The U.S. Forest Service is an agency within the United States Department of Agriculture (USDA) that manages 193 million acres of forest and grassland, conducts research, and works with non-federal partners to manage, protect, and develop forest land in nonfederal ownership. The Forest Service has an annual budget of more than $5 billion – nearly half of which is directed towards wildland fire management.
The GAO conducted a performance audit of the budget execution process of the United States Forest Service from August 2016 to January 2018 and identified “deficiencies in the Forest Service’s processes and related controls over allotments, unobligated no-year funds from prior years, administrative control of funds, fund transfers, reimbursable agreements, and available funds from deobligation of unliquidated obligations.”
One of the findings that GAO made is that the Forest Service did not have the systems to ensure that they followed Congress’s direction on how to spend appropriated funds. For example, in Fiscal Year 2015, Congress provided $65 million for the Forest Service to spend on next generation airtanker fleet. However, $35 million of that was used for other purposes. Another example is that the Forest Service failed to create a budget line item for the $75 million that Congress directed them to spend on a Forest Inventory and Analysis Program.
Another budget process failure identified by GAO is that the Forest Service was not reviewing unspent balances for continued need. Most of the Forest Service’s funding is the form of “no-year appropriations,” meaning that they can carry it forward from year to year. GAO noted that “such reviews, if performed, may identify unneeded funds that could be reallocated to other programs needing additional budgetary resources.” As of September 30th, 2016, the Forest Service had $351 million in unobligated no-year funds, some that were originally appropriated in 1999! Congress has since required the Forest Service to begin reporting on unobligated balance on a quarterly basis.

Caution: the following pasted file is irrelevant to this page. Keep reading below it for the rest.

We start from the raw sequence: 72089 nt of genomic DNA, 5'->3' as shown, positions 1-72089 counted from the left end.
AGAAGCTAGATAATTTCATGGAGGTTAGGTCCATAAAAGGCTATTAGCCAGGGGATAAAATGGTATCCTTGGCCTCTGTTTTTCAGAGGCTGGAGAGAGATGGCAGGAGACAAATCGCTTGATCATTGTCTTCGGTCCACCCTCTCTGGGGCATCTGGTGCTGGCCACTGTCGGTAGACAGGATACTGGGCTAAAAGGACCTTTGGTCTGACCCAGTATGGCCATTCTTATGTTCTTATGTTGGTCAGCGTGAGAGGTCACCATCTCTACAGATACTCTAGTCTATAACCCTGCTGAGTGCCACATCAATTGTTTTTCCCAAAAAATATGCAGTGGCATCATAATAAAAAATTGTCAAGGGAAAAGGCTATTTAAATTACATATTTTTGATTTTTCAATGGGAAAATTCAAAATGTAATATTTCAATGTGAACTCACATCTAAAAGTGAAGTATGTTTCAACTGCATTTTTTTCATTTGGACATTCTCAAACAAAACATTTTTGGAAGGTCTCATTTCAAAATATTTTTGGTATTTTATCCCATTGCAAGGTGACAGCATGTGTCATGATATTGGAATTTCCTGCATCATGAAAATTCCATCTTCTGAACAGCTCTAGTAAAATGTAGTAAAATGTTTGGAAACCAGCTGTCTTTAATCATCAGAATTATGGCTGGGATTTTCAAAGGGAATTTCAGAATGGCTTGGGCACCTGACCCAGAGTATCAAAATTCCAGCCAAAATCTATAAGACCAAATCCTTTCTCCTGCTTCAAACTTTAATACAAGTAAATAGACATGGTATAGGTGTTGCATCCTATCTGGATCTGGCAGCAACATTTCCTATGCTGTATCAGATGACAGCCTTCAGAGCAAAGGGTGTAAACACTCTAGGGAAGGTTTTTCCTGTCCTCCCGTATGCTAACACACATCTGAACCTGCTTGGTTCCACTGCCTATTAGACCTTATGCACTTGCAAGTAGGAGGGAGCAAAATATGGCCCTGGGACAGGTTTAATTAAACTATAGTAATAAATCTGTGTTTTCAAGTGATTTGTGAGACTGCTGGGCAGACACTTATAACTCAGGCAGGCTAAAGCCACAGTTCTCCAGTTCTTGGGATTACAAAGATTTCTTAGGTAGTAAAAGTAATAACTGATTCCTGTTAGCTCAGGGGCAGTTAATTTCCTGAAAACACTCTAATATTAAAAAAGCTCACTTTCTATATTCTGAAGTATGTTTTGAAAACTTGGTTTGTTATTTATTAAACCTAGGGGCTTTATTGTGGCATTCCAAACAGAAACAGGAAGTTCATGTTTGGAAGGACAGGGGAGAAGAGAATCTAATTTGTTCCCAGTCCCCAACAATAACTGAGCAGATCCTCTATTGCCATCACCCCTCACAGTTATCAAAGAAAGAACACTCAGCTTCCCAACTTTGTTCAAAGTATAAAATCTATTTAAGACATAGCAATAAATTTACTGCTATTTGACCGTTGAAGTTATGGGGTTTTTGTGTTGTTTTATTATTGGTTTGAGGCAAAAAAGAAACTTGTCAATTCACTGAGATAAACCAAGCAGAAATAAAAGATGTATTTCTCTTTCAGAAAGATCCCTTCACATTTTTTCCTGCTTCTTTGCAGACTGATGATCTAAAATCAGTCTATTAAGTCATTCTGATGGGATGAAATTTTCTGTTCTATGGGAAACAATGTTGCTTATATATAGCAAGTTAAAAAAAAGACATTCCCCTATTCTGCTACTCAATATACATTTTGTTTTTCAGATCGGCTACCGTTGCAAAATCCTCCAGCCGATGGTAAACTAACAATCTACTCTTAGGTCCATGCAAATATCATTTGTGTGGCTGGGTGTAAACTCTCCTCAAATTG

The GAO also determined that the Forest Service has not developed a comprehensive system for administrative control of funds that considers all aspects of the budget execution process. This means the Forest Service “cannot reasonably assure that (1) programs will achieve their intended results; (2) the use of resources is consistent with the agency’s mission; (3) programs and resources are protected from waste, fraud, and mismanagement; and (4) laws and regulations are followed.” Further, the Forest Service had not been updating their manuals and guidebooks in accordance with their 5-year review policy, meaning some instructions could fall out of date with updated practices and procedures.
GAO determined that “these deficiencies increase the risk that the Forest Service may make budget requests in excess of its needs.” GAO made 11 recommendations to which they got a one paragraph response from the Forest Service.
In Fiscal Year 2015, Congress provided $65 million for the Forest Service to spend on next generation airtanker fleet. However, $35 million of that was used for other purposes.
As of September 30th, 2016, the Forest Service had $351 million in unobligated no-year funds, some that were originally appropriated in 1999.